For The Record

Photograph by Stephen Voss

As a young man, Judge Dontaè Bugg, L’06, considered many potential paths for his future. Growing up in Newport News, Virginia, he had always done well academically, and as company commander of his high school’s ROTC program and state hurdles champion his senior year, he entertained thoughts of attending the U.S. Naval Academy or embarking upon a professional track and field career.

Then there were the ideas held by Bugg’s grandmother, who raised him. While she assured him that he could be anything he wanted, she suggested he consider being a lawyer or foot doctor — the latter option inspired, he laughs, by a skilled and handsome podiatrist she admired.

After enrolling at the University of Maryland on a combined academic and athletic scholarship, Bugg took the LSAT with the intention of becoming a sports agent. He hadn’t considered Richmond Law until he saw a bumper sticker while driving on I-64. During his first visit to the school, he sat in on a constitutional law course and felt comfortable enough to participate.

Later, he’d hear stories from colleagues about law schools where competitive and cutthroat students would intentionally misplace library books. Richmond Law, on the other hand, was the only school to call him directly when he’d been accepted, and Bugg recalls professors who taught him how to “think like a lawyer” and balance zealous advocacy with direct and professional practice.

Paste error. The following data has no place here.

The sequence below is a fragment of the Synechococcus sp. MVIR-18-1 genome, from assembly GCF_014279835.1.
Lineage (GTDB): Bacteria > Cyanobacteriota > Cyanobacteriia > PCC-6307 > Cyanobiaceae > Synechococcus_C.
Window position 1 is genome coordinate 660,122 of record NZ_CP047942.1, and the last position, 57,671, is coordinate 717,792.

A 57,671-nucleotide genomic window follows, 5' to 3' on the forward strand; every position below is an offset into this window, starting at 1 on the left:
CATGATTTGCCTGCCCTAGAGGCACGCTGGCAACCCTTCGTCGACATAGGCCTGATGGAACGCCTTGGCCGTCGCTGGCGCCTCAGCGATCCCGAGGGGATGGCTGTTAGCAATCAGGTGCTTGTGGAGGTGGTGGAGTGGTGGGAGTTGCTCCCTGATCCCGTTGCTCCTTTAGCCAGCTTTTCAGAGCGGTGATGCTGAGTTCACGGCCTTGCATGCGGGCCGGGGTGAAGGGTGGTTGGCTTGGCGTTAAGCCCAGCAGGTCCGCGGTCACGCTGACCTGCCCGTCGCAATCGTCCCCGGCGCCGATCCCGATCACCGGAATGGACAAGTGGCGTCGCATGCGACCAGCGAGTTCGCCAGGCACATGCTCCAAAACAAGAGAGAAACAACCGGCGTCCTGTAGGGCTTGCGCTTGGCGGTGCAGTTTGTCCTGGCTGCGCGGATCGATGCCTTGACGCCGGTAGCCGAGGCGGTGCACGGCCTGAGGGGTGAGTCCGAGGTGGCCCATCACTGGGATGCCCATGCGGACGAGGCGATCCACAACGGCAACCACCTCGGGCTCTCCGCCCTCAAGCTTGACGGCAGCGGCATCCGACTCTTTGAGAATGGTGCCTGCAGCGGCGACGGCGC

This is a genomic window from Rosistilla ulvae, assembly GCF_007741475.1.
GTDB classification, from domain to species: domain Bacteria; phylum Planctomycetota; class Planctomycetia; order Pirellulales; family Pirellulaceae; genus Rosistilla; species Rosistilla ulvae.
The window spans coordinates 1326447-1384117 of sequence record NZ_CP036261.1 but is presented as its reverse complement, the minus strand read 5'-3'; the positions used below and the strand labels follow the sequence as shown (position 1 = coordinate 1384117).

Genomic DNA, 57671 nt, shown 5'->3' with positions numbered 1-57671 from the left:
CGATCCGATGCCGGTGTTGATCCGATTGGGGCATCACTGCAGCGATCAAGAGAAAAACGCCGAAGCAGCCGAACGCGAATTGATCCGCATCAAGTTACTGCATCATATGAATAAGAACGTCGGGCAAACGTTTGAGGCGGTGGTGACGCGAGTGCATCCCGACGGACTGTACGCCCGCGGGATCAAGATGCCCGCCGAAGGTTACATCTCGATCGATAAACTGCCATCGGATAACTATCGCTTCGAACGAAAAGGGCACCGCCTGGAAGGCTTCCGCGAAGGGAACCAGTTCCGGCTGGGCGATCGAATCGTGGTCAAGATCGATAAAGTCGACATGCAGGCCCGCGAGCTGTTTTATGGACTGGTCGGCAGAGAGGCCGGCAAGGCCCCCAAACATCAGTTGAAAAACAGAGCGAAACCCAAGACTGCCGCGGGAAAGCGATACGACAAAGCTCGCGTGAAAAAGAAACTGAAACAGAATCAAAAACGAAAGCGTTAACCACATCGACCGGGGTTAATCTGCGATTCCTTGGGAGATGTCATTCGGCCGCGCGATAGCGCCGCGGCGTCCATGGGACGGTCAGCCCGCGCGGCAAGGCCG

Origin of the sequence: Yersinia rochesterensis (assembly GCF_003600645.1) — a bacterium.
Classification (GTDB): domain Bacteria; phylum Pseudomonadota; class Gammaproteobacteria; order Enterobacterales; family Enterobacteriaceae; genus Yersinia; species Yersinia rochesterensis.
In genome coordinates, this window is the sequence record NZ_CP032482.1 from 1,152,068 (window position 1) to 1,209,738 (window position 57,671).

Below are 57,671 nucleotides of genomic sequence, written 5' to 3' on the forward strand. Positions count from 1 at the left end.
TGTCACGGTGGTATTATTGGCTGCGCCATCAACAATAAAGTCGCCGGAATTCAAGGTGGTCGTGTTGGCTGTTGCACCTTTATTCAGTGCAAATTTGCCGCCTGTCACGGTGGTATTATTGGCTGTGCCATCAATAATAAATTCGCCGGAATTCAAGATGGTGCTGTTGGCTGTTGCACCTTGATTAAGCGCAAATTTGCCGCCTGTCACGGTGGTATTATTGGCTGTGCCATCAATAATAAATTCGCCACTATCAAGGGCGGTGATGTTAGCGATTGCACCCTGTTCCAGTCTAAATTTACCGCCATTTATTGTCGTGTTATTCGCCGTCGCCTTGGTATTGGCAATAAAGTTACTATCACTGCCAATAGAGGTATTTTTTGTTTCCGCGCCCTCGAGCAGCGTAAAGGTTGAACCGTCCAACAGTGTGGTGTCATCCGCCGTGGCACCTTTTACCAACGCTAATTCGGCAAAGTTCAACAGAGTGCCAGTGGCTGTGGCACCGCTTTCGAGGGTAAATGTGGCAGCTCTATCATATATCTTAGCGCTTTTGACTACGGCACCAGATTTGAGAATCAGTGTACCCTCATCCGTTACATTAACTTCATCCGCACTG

Bugg worked in private practice after graduation. In 2010, he opened a criminal defense and domestic relations firm in northern Virginia. When he began to ponder service as a judge, the circuit courts appealed to him.

“My preference was to be in circuit court because of all my jury trial experience and the diversity of cases that you see there,” he said.

Bugg served as a substitute judge for the General District Court and Juvenile and Domestic Relations District Court in Fairfax County, Virginia, before taking the bench in Fairfax Circuit Court in 2019.

The first African American judge appointed in the county in 27 years, Bugg feels his role’s weight. “The law impacts or touches everybody,” he said. “The justice system is only as good as the faith that the people have in it.”

As someone who has endured the insult of being presumed to be a defendant in courtrooms, rather than an attorney, diversity — of perspectives, experiences, and backgrounds — is an area in which he sees room for improvement in the legal profession as a whole.

“There are times when it is really reaffirmed to me that it’s important to have folks like myself that came from my background, have my life experience, and have that diverse perspective involved in the justice system,” Bugg said, “whether it’s representing private individuals or being on the bench.”